In this month of celebration and solstice, we anticipate the slow return of daylight and contemplate the coming year. What did 2013 bring? What’s germinating for 2014? Whatever your plans may be, Storey Publishing wishes a new year of health, happiness, and creativity to you and yours.
Illustration by Elayne Sears, from the Journal of Country Living, 1994
This Month’s Giveaway:
Give the Gift of a Hobby
We love the self-sufficiency and independence that books allow, but we know how empowering it can be to sit side by side with a teacher.
In our Give the Gift of a Hobby Giveaway, we’re contributing $250 toward a learning experience that allows one winner to try something new or deepens skills in a favorite area.
So go ahead: take that workshop at your local quilting store or sail away on the knitting cruise you’ve been eyeing. Register for bee school, enroll in a carpentry course, or try a painting class. We’ll help you foot the bill.
Need some ideas? Many Storey authors devote time to teaching. See where you can find them in 2014 when you enter.
Entries accepted through December 31, 2013.
Full details available when you enter.
First hobbies are a little like first loves: they consume our thoughts and make us lose track of time. We asked Storey authors about the lasting impact of those first favorite pastimes.
Can you solve this puzzle from Patrick?
When I graduated from college, one of my “life goals” was to have a crossword puzzle published in The New York Times. But twenty years would pass before I took it up as a hobby. My first puzzle was for my wife on her birthday. Using graph paper and a pencil, it took me six weeks to complete, working every day. Several years later, I sold my first crossword to the Times. And then another, and another. Eighty crosswords have now appeared in the Times, as well as in other newspapers, magazines, and books. What started out as a hobby ended up becoming a big part of my career.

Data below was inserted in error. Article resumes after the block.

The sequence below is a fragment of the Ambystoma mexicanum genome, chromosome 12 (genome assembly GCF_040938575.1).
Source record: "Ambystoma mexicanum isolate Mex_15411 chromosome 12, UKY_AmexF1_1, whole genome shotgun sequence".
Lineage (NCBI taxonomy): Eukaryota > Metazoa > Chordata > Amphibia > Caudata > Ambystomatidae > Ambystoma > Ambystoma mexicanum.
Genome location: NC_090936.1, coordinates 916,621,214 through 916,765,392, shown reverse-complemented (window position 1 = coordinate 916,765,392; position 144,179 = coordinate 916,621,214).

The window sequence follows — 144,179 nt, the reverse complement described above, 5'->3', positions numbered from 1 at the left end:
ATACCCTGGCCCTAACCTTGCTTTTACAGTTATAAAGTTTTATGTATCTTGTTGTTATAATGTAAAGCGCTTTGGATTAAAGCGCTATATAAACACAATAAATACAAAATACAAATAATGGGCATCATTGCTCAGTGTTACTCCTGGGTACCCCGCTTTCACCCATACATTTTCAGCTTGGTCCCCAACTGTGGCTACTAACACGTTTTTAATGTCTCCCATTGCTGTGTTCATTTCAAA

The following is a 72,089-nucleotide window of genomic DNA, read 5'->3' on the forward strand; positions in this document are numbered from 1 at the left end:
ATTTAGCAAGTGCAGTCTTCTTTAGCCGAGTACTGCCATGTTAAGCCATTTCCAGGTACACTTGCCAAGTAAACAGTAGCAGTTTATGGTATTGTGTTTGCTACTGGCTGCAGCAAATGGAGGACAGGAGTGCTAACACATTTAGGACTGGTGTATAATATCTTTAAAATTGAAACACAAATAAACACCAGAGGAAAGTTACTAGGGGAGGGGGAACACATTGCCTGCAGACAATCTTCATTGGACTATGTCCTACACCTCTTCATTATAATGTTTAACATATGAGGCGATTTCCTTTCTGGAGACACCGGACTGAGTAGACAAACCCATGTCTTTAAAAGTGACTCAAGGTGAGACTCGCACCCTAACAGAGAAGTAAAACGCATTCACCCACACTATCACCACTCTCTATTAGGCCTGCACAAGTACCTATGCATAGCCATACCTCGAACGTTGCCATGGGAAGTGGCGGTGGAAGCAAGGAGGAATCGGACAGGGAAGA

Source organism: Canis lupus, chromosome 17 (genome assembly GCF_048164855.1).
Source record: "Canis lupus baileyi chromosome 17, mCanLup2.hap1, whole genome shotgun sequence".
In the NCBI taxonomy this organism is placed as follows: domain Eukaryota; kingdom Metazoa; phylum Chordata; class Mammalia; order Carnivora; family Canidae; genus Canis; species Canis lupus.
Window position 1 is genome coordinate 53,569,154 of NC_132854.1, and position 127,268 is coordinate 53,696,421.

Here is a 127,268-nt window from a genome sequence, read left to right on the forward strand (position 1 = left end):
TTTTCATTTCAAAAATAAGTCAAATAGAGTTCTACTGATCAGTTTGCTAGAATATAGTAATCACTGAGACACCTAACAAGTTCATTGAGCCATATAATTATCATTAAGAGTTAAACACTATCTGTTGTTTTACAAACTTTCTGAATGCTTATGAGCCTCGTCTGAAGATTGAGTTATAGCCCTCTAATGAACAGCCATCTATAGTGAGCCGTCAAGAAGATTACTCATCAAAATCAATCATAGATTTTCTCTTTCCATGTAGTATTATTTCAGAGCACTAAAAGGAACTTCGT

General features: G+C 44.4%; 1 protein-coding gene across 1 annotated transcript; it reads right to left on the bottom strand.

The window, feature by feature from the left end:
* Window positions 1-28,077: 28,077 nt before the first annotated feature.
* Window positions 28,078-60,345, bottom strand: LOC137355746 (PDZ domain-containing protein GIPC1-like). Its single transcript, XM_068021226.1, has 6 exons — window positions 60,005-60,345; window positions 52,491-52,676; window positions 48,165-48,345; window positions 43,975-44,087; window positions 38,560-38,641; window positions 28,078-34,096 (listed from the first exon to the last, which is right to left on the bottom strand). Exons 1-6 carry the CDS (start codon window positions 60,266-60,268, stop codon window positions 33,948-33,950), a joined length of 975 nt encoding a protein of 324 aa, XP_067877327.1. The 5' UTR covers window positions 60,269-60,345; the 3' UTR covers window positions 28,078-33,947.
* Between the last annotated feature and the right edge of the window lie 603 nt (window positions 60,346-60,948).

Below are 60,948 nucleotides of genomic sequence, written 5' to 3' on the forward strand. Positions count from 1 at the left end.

Patrick is the author of Fowl Play and Bird Brainteasers. Find more puzzles from Patrick on his website and his blog.
When I was six or seven, I had a favorite elder auntie who had a big stamp collection that she loved sharing with me. Stamp collecting was something special that I could do that my older sisters did not do. I remember the excitement of spending my little allowance money to order stamps from a catalog. I loved the colors, the different pictures, and figuring out where the countries my stamps came from were. This might have begun my fascination with maps, geography, and travel and my continued interest in the geographies and ecologies of place. Though I sold my collection (I’m not sure why), I still use stamps with my students as an example of where Nature Art can be found!
Clare Walker Leslie is the author of The Nature Connection and Keeping a Nature Journal. For more from Clare, visit her website.
Sewist and Designer
My first hobby of memory was eating candy and Fruit Loops while watching General Hospital or reruns of Alice, but once I peeled myself out of the stupor of adolescence, my first real hobby of any merit was sewing. I had some basic knowledge that I learned from my mom and practiced on the antique sewing machine console she tucked out of her way in my bedroom. The hobby didn’t take flight until I was seventeen and partnered up with a boyfriend I met in a vintage clothing store. Together we would buy vintage patterns and sew our own clothes or alter them and create new designs.